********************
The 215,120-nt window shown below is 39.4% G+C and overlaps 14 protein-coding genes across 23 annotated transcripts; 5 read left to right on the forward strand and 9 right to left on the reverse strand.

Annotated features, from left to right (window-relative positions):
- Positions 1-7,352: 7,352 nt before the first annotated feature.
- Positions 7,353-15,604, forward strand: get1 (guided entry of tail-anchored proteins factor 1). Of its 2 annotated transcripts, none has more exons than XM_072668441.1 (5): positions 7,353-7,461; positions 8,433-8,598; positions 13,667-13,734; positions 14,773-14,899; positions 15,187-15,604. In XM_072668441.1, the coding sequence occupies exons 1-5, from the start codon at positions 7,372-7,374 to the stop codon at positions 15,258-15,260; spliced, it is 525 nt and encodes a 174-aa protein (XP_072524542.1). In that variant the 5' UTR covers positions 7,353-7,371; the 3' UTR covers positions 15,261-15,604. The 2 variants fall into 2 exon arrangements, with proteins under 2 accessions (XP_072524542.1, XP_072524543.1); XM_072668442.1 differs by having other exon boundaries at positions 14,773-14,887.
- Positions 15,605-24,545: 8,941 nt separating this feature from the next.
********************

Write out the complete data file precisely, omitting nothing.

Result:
The 215,120-nt window shown below is 39.4% G+C and overlaps 14 protein-coding genes across 23 annotated transcripts; 5 read left to right on the forward strand and 9 right to left on the reverse strand.

Annotated features, from left to right (window-relative positions):
- Positions 1-7,352: 7,352 nt before the first annotated feature.
- Positions 7,353-15,604, forward strand: get1 (guided entry of tail-anchored proteins factor 1). Of its 2 annotated transcripts, none has more exons than XM_072668441.1 (5): positions 7,353-7,461; positions 8,433-8,598; positions 13,667-13,734; positions 14,773-14,899; positions 15,187-15,604. In XM_072668441.1, the coding sequence occupies exons 1-5, from the start codon at positions 7,372-7,374 to the stop codon at positions 15,258-15,260; spliced, it is 525 nt and encodes a 174-aa protein (XP_072524542.1). In that variant the 5' UTR covers positions 7,353-7,371; the 3' UTR covers positions 15,261-15,604. The 2 variants fall into 2 exon arrangements, with proteins under 2 accessions (XP_072524542.1, XP_072524543.1); XM_072668442.1 differs by having other exon boundaries at positions 14,773-14,887.
- Positions 15,605-24,545: 8,941 nt separating this feature from the next.